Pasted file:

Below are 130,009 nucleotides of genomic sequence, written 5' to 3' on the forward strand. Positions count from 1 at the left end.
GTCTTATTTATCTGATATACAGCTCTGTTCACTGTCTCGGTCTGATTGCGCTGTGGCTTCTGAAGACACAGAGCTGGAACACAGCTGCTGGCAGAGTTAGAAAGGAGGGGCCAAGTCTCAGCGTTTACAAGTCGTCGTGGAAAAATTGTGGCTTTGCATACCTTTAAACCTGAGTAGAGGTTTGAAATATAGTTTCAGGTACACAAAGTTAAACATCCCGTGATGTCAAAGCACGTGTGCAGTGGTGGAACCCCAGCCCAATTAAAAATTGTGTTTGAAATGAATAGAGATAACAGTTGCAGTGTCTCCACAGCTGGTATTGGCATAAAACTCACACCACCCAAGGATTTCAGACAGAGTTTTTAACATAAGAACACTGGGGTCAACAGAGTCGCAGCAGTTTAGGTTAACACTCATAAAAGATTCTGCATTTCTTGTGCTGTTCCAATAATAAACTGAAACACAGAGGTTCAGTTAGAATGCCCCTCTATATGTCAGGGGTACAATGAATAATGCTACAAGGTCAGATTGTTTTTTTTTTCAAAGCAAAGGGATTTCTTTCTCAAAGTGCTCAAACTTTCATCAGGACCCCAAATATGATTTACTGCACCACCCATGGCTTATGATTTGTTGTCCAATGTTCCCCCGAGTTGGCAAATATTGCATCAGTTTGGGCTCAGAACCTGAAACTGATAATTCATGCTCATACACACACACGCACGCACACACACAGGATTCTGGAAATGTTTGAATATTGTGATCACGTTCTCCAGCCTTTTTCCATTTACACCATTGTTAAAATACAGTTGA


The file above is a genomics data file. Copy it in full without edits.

Below are 130,009 nucleotides of genomic sequence, written 5' to 3' on the forward strand. Positions count from 1 at the left end.
GTCTTATTTATCTGATATACAGCTCTGTTCACTGTCTCGGTCTGATTGCGCTGTGGCTTCTGAAGACACAGAGCTGGAACACAGCTGCTGGCAGAGTTAGAAAGGAGGGGCCAAGTCTCAGCGTTTACAAGTCGTCGTGGAAAAATTGTGGCTTTGCATACCTTTAAACCTGAGTAGAGGTTTGAAATATAGTTTCAGGTACACAAAGTTAAACATCCCGTGATGTCAAAGCACGTGTGCAGTGGTGGAACCCCAGCCCAATTAAAAATTGTGTTTGAAATGAATAGAGATAACAGTTGCAGTGTCTCCACAGCTGGTATTGGCATAAAACTCACACCACCCAAGGATTTCAGACAGAGTTTTTAACATAAGAACACTGGGGTCAACAGAGTCGCAGCAGTTTAGGTTAACACTCATAAAAGATTCTGCATTTCTTGTGCTGTTCCAATAATAAACTGAAACACAGAGGTTCAGTTAGAATGCCCCTCTATATGTCAGGGGTACAATGAATAATGCTACAAGGTCAGATTGTTTTTTTTTTCAAAGCAAAGGGATTTCTTTCTCAAAGTGCTCAAACTTTCATCAGGACCCCAAATATGATTTACTGCACCACCCATGGCTTATGATTTGTTGTCCAATGTTCCCCCGAGTTGGCAAATATTGCATCAGTTTGGGCTCAGAACCTGAAACTGATAATTCATGCTCATACACACACACGCACGCACACACACAGGATTCTGGAAATGTTTGAATATTGTGATCACGTTCTCCAGCCTTTTTCCATTTACACCATTGTTAAAATACAGTTGA